Despite rise in gross domestic product (GDP) growth and reported decrease in poverty in Bangladesh over the last few decades, inequality is also rising side by side. Although there has been some improvement in the country's employment generation, the jobs created are far short of the country's demand.
There are reasons to believe that inequality widened as the bigger portion of income went to the richer groups of people while the poor got a minor share. Lack of good governance, corruption, slow growth in employment and real wage contributed to the widening income gap.
According to a World Bank projection, some 2.1 million people are entering the country's labour force each year. The trend is expected to continue up to 2023. Official statistics say a total of 1.23 million jobs were created in the country last year. This implies that even if 1.3 million jobs are created each year, about 0.8 million unemployed people will join the already significant number of the jobless in the country each year.
Situation in the country's healthcare service is also rather dismal. Despite quantitative progress in health indicators, the quality of both public and private medicare service is unsatisfactory. Resource constraint, lack of professionalism, poor management and inadequate policy initiatives are blamed as major reasons for the poor quality of healthcare.
The rise in per capita public expenditure on health remains highly insignificant and has increased by merely Tk 205 in between fiscal year (FY) 2009 and FY 2018. In Bangladesh, 71.8 per cent of health expenditure was financed by out-of-pocket spending in 2015, which was the highest in South Asian context.
Income share of the richest five per cent of Bangladeshi people has been on the rise over the last three decades while that of the poorest is decreasing. A recent research reveals that while the richest five per cent Bangladeshis shared 18.85 per cent of the total income during 1991-92, their share rose to 27.89 per cent in 2015-16.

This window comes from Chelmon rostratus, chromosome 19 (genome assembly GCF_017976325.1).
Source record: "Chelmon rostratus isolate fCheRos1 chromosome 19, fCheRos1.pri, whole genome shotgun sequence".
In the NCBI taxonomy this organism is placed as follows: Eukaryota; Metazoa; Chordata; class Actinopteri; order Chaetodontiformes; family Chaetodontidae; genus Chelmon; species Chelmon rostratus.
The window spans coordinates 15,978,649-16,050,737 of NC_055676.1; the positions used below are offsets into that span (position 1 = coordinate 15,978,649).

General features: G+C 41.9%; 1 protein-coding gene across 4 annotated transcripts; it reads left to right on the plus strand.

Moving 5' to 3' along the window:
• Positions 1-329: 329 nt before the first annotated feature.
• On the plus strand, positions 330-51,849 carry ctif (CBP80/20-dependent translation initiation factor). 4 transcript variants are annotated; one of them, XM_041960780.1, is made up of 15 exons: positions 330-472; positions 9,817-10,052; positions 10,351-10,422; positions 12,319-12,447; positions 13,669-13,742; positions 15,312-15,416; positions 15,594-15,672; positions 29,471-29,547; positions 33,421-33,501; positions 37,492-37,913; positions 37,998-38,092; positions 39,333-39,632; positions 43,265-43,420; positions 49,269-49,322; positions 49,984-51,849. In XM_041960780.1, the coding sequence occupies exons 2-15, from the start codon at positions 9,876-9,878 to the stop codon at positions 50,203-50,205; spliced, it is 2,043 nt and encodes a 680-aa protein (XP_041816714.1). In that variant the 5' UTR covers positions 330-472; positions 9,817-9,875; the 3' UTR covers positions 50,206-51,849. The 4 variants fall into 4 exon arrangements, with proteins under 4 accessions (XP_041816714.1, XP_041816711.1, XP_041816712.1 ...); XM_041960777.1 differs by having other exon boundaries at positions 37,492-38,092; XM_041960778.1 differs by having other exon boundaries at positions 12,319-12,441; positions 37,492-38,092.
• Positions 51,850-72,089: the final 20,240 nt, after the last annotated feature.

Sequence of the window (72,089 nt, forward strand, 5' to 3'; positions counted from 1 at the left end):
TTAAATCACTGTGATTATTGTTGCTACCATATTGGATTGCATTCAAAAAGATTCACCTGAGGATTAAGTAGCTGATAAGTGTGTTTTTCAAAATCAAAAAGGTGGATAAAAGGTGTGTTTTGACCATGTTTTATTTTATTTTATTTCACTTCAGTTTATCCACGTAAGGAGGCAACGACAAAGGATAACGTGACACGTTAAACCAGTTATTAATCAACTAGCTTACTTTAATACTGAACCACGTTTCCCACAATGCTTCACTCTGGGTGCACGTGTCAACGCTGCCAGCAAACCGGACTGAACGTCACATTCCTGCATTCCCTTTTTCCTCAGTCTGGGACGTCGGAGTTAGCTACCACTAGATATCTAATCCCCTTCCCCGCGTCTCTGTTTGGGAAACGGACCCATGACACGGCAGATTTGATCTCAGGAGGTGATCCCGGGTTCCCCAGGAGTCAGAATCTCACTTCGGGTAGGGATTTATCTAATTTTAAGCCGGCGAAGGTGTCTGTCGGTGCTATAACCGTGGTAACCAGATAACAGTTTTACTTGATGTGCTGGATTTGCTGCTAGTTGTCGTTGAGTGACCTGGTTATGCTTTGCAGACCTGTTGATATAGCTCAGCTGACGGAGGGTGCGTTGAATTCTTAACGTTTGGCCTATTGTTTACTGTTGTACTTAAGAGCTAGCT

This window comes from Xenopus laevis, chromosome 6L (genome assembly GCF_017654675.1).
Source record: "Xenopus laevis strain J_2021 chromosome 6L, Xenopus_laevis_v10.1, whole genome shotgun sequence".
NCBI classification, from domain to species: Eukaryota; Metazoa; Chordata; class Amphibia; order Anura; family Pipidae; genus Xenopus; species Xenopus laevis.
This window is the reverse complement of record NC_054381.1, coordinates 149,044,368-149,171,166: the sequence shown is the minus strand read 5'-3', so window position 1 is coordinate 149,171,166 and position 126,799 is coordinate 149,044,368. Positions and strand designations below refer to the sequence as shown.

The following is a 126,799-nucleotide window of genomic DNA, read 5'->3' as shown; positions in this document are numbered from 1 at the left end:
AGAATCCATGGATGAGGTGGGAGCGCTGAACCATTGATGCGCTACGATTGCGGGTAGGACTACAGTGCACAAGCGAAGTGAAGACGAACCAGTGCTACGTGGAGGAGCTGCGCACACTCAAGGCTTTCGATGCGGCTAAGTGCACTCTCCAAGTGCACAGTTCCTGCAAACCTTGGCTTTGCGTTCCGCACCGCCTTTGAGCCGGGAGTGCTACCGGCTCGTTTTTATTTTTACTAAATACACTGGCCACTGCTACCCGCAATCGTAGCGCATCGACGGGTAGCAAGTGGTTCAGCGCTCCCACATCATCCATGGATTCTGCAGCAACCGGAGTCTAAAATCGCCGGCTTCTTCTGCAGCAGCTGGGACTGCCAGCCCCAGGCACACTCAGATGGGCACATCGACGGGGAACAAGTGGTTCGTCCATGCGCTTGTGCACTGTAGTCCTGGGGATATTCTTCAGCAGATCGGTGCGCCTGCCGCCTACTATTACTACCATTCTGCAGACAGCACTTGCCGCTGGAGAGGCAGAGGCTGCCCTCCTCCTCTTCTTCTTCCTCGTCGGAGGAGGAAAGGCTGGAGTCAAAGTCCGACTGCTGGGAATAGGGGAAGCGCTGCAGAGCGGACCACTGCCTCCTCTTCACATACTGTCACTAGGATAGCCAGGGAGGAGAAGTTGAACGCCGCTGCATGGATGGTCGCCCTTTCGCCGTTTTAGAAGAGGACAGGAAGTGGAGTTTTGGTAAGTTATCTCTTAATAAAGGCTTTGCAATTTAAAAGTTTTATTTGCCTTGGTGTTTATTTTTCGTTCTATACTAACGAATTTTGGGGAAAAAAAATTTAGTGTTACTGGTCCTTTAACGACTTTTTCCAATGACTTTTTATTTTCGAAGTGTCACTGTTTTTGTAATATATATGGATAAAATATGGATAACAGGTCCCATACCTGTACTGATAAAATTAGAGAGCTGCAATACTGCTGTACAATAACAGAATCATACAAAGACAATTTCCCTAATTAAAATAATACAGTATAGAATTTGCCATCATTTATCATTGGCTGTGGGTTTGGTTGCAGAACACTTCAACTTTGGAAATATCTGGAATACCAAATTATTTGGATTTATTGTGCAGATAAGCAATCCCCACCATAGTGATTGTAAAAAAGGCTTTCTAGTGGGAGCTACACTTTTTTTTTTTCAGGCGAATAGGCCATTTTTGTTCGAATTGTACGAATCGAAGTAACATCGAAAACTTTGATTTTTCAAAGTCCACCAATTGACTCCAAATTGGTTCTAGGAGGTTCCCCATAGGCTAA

But the income share held by the poorest five per cent of the households fell from 1.03 per cent to 0.23 per cent during the same period. In 2010, the richest five per cent of the households was 32 times richer than the poorest five per cent. This difference magnified astronomically in 2015 when the richest five per cent was 121 times richer than the poorest five per cent.
Income inequality in both rural and urban areas, in fact, widened more in recent times. Consumption inequality, however, remained almost stable during the last five years, says a Bangladesh Bureau of Statistics (BBS) survey. The country made some achievements in some areas of poverty reduction in those years. But, for the present, the pace of poverty reduction slowed down.
What is needed of the government at this stage is that it has to ensure the quality of public investment. Without it, many will be left out of the benefits of economic growth. The government needs to give sharp focus on three major areas -- education, healthcare and social protection. In such sectors, it must make public spending more efficient.
There are, in fact, some problems in the quality of education and health care as well as leakages in social security. The government needs to address such pressing issues in order to ensure quality, equity, equality and inclusiveness in the country's growth.
There are, however, two major concerns about the country's economy. One is that higher growth could not generate adequate employment. And the other is that benefits of growth are unequally distributed. To ensure inclusive growth, the government should focus on quality education, which will enhance the efficiency of the job seekers.
What is surprising is that Bangladesh topped the list of countries that saw the quickest growth in the number of ultra-wealthy people between 2012 and 2017. But the country has failed to make significant headway in bringing down the number of ultra poor. Such a contradiction is obviously obstructing the harmonious growth of the country.
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